# Thermal Dynamics, gases

1. Sep 18, 2009

### kpou

1. The problem statement, all variables and given/known data
Thermal Dynamics question, gases?
So I have this box with lengths 20cm on each side. There are 100 balls inside of it with diameter 5mm each. The density in the box is 7.8 g/cm3. The bottom of the box vibrates so the balls bounce around. The top of the box has a movable piston of mass 1kg. What is the root mean square velo of the steel balls if the top of the box is in dynamic equilibrium with the gas of steel balls? Ignore gravity for motion of the balls.

2. Relevant equations
Equations
pV=NkT,
p=m<v^2>N/V=m(2/3)(U/mN)(N/V)=(2/3)(U/V)
pV=2/3U
(p+a(n/v)^2)((V/n)-b)=RT
U=N<K>=1/2Nm<v^2>

3. The attempt at a solution

What I know is there is const V, const N
And what I am basically stuck on is how can I find pressure without temperature? Or vise versa? I have a feeling the answer might be lying in the statement of the top of the box being in dynamic equilibrium to the gas of steel balls.
Also, what does the mass of the movable piston have to do with this?
All the work I've been doing is likely just garble working with the knowns. I haven't found a formula with <v^2> that works with what I can see.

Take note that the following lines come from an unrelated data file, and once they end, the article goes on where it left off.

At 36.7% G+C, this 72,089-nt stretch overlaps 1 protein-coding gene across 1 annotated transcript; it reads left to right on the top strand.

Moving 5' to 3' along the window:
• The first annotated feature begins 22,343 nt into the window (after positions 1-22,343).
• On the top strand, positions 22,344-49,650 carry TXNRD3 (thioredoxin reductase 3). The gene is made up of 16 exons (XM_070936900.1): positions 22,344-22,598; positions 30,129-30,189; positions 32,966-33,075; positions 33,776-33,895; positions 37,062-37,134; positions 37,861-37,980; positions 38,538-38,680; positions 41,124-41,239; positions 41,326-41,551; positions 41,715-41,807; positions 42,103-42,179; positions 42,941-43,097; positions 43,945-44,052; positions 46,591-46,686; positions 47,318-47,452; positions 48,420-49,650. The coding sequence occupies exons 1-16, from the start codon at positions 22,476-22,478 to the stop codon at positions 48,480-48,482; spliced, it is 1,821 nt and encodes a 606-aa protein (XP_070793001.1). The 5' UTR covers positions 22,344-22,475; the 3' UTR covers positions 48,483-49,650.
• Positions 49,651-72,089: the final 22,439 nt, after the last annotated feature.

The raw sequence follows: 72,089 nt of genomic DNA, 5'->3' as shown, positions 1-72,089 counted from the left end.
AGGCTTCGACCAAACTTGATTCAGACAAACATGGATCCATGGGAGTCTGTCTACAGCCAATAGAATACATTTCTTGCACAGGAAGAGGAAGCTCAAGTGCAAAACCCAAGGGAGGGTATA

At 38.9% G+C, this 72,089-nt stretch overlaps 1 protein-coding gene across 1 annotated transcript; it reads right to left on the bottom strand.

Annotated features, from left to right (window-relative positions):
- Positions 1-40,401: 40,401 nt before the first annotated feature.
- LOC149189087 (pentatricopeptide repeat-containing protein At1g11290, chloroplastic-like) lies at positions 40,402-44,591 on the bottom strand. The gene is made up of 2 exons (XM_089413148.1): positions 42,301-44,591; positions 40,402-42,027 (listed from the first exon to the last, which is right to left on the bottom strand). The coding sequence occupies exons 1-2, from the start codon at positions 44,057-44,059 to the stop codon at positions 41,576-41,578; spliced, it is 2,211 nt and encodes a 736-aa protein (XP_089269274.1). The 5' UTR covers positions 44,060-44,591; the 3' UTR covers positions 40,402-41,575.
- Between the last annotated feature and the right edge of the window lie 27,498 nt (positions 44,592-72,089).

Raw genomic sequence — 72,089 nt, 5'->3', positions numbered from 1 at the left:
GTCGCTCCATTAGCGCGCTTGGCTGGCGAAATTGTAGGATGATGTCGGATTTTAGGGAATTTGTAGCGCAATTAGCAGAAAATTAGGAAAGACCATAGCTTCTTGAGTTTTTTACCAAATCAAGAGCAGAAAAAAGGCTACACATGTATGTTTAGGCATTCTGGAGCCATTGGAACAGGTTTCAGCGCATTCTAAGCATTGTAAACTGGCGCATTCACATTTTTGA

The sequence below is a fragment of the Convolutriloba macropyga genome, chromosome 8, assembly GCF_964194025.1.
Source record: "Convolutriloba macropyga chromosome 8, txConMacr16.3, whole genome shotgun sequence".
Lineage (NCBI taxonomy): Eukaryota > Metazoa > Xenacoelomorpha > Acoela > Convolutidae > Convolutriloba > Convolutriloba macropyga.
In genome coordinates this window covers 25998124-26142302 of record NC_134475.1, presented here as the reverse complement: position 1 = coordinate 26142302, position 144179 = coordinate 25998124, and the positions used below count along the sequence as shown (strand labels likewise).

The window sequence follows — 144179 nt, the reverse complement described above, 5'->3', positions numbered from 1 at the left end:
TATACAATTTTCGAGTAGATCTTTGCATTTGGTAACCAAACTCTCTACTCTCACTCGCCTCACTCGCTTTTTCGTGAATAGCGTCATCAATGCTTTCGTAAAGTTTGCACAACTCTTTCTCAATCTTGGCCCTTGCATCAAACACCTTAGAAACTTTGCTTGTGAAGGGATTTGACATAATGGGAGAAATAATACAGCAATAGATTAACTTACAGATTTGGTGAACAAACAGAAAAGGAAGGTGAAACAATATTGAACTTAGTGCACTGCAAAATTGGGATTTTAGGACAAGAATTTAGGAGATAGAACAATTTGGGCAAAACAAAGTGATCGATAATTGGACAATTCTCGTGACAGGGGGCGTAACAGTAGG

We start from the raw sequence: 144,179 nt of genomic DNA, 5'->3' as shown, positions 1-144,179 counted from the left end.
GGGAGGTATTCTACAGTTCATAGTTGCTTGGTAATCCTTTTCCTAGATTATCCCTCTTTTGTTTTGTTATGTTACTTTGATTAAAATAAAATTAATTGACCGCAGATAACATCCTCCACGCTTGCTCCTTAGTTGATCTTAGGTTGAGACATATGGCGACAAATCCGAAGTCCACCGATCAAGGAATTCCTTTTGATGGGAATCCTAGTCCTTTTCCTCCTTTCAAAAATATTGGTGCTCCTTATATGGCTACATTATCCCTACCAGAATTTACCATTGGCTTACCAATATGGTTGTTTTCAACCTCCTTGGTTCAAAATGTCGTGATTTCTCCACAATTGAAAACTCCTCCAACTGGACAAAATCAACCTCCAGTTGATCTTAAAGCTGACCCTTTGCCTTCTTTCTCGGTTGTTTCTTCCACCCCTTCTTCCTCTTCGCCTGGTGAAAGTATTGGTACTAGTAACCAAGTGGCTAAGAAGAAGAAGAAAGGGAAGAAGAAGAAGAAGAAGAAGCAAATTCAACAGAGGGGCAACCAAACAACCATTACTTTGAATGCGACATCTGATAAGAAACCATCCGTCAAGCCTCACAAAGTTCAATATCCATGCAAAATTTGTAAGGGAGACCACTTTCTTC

I feel like if I knew how dynamic equilibrium fit into this it would make this doable. And maybe what the 1kg piston has to do with it as well.

Not being able to find T or p is starting to get to me (sad face)

Last edited: Sep 18, 2009
2. Sep 18, 2009

### Redbelly98

Staff Emeritus
Looks like an interesting -- and challenging -- problem. Do you have a figure along with the problem statement?

Since there is a moveable piston, it seems to me that the volume is not fixed. Also, the weight of the 1 kg mass must be balanced by the "gas" pressure, whatever that is.

If you know the area of the 1 kg piston (is it the entire 20x20 cm^2 of the top of the box?), then you can figure out what the pressure is. Hint: the pressure pushes upward on the 1 kg. Acting down on the 1 kg are the force of gravity and the pressure of the atmosphere.

The density is another clue, since it relates the mass and volume of the gas.